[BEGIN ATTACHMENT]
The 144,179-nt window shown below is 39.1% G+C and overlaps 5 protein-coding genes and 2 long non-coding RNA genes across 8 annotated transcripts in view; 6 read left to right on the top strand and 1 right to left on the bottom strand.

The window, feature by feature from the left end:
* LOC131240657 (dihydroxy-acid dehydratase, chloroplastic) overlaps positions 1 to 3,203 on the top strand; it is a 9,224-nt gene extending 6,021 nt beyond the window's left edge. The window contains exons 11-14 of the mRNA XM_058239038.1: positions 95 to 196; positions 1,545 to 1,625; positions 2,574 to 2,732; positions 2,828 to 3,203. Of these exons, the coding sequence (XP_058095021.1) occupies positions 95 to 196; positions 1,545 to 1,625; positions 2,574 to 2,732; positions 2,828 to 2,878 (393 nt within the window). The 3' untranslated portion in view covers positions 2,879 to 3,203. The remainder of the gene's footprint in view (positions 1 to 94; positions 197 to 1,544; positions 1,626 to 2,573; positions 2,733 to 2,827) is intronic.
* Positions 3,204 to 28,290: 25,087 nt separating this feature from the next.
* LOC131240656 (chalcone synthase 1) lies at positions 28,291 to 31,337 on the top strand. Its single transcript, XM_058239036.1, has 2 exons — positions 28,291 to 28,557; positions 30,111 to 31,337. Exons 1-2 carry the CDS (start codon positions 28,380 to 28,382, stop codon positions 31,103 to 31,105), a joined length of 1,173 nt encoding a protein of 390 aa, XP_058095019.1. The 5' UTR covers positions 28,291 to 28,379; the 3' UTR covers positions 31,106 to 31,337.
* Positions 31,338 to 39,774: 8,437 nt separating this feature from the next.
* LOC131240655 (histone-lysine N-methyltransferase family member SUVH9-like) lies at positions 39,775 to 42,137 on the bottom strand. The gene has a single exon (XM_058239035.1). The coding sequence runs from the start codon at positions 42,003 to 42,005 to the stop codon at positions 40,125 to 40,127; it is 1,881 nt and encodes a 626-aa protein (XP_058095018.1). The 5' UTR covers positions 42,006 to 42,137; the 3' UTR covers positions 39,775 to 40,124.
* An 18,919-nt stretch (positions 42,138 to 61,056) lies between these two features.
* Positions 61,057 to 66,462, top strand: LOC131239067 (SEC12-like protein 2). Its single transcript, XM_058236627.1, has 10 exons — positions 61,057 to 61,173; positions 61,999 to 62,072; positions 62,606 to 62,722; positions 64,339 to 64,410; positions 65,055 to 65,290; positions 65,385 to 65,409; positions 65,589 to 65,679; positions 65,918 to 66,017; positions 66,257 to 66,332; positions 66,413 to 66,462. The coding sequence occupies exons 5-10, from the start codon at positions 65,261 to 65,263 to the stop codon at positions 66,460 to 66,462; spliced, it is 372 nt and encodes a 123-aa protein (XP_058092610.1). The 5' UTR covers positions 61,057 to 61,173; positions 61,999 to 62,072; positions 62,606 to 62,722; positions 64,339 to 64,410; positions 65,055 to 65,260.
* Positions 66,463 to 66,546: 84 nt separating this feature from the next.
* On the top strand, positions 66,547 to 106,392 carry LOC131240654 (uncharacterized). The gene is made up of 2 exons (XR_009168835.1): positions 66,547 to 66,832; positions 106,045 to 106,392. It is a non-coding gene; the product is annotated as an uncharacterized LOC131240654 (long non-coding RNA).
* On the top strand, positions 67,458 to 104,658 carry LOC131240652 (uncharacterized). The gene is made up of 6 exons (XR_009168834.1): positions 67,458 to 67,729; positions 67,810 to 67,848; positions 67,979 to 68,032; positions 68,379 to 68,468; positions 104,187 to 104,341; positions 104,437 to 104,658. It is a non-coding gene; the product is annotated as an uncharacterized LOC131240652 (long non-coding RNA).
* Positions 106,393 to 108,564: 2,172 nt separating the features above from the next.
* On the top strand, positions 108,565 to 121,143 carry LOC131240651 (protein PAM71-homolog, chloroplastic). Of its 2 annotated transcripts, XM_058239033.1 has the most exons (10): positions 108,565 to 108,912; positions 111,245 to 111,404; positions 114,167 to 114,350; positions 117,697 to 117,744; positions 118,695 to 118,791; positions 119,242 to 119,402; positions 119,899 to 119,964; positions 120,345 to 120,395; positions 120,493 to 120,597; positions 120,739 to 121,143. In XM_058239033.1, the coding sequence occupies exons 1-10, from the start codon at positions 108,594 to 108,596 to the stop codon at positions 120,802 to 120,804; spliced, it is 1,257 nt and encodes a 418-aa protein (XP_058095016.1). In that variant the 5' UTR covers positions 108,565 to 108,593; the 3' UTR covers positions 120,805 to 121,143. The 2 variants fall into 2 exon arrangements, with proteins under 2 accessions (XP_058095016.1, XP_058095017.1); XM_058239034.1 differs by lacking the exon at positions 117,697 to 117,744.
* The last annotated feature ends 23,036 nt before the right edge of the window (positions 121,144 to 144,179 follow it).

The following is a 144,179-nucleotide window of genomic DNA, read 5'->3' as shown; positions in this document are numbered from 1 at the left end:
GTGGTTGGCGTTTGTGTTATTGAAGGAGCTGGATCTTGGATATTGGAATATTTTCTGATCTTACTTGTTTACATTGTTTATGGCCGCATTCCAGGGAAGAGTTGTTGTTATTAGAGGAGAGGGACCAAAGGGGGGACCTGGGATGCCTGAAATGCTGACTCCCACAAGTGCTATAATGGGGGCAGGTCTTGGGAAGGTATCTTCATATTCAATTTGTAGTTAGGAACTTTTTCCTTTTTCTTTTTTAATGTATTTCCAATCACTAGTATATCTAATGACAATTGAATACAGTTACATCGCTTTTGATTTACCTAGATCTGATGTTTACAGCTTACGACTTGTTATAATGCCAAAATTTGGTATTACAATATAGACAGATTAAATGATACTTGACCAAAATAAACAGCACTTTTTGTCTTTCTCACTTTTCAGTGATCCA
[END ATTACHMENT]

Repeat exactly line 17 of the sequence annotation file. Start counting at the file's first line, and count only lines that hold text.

GTGGTTGGCGTTTGTGTTATTGAAGGAGCTGGATCTTGGATATTGGAATATTTTCTGATCTTACTTGTTTACATTGTTTATGGCCGCATTCCAGGGAAGAGTTGTTGTTATTAGAGGAGAGGGACCAAAGGGGGGACCTGGGATGCCTGAAATGCTGACTCCCACAAGTGCTATAATGGGGGCAGGTCTTGGGAAGGTATCTTCATATTCAATTTGTAGTTAGGAACTTTTTCCTTTTTCTTTTTTAATGTATTTCCAATCACTAGTATATCTAATGACAATTGAATACAGTTACATCGCTTTTGATTTACCTAGATCTGATGTTTACAGCTTACGACTTGTTATAATGCCAAAATTTGGTATTACAATATAGACAGATTAAATGATACTTGACCAAAATAAACAGCACTTTTTGTCTTTCTCACTTTTCAGTGATCCA